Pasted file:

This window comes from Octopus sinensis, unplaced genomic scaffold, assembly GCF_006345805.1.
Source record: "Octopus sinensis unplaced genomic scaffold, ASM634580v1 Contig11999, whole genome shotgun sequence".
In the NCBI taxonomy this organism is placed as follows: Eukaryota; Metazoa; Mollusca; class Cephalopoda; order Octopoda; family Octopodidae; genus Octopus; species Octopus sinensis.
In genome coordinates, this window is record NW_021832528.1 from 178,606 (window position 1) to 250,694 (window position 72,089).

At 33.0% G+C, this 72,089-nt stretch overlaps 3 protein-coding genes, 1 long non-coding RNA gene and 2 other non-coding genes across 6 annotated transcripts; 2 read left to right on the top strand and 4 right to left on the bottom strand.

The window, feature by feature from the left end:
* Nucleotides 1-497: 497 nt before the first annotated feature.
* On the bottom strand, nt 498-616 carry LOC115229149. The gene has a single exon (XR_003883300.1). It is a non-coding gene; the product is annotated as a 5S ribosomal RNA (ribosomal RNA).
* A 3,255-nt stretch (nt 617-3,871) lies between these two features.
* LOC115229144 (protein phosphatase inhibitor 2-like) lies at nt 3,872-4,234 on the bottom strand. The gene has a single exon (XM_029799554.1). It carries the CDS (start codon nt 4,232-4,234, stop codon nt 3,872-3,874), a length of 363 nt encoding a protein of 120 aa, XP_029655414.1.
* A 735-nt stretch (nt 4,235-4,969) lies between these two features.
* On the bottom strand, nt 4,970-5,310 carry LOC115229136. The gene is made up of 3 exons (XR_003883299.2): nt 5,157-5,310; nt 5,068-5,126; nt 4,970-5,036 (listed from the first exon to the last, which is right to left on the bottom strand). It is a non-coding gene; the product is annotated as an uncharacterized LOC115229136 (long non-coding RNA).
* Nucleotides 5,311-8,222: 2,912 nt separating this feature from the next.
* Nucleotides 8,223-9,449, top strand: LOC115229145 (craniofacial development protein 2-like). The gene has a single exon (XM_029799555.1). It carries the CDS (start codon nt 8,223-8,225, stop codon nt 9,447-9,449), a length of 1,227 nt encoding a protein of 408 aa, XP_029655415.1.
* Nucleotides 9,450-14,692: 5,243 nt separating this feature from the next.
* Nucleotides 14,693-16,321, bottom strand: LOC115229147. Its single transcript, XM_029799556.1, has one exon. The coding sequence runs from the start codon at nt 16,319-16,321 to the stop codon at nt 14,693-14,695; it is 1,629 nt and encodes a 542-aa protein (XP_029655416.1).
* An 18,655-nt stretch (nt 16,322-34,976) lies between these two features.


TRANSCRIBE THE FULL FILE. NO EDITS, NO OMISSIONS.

This window comes from Octopus sinensis, unplaced genomic scaffold, assembly GCF_006345805.1.
Source record: "Octopus sinensis unplaced genomic scaffold, ASM634580v1 Contig11999, whole genome shotgun sequence".
In the NCBI taxonomy this organism is placed as follows: Eukaryota; Metazoa; Mollusca; class Cephalopoda; order Octopoda; family Octopodidae; genus Octopus; species Octopus sinensis.
In genome coordinates, this window is record NW_021832528.1 from 178,606 (window position 1) to 250,694 (window position 72,089).

At 33.0% G+C, this 72,089-nt stretch overlaps 3 protein-coding genes, 1 long non-coding RNA gene and 2 other non-coding genes across 6 annotated transcripts; 2 read left to right on the top strand and 4 right to left on the bottom strand.

The window, feature by feature from the left end:
* Nucleotides 1-497: 497 nt before the first annotated feature.
* On the bottom strand, nt 498-616 carry LOC115229149. The gene has a single exon (XR_003883300.1). It is a non-coding gene; the product is annotated as a 5S ribosomal RNA (ribosomal RNA).
* A 3,255-nt stretch (nt 617-3,871) lies between these two features.
* LOC115229144 (protein phosphatase inhibitor 2-like) lies at nt 3,872-4,234 on the bottom strand. The gene has a single exon (XM_029799554.1). It carries the CDS (start codon nt 4,232-4,234, stop codon nt 3,872-3,874), a length of 363 nt encoding a protein of 120 aa, XP_029655414.1.
* A 735-nt stretch (nt 4,235-4,969) lies between these two features.
* On the bottom strand, nt 4,970-5,310 carry LOC115229136. The gene is made up of 3 exons (XR_003883299.2): nt 5,157-5,310; nt 5,068-5,126; nt 4,970-5,036 (listed from the first exon to the last, which is right to left on the bottom strand). It is a non-coding gene; the product is annotated as an uncharacterized LOC115229136 (long non-coding RNA).
* Nucleotides 5,311-8,222: 2,912 nt separating this feature from the next.
* Nucleotides 8,223-9,449, top strand: LOC115229145 (craniofacial development protein 2-like). The gene has a single exon (XM_029799555.1). It carries the CDS (start codon nt 8,223-8,225, stop codon nt 9,447-9,449), a length of 1,227 nt encoding a protein of 408 aa, XP_029655415.1.
* Nucleotides 9,450-14,692: 5,243 nt separating this feature from the next.
* Nucleotides 14,693-16,321, bottom strand: LOC115229147. Its single transcript, XM_029799556.1, has one exon. The coding sequence runs from the start codon at nt 16,319-16,321 to the stop codon at nt 14,693-14,695; it is 1,629 nt and encodes a 542-aa protein (XP_029655416.1).
* An 18,655-nt stretch (nt 16,322-34,976) lies between these two features.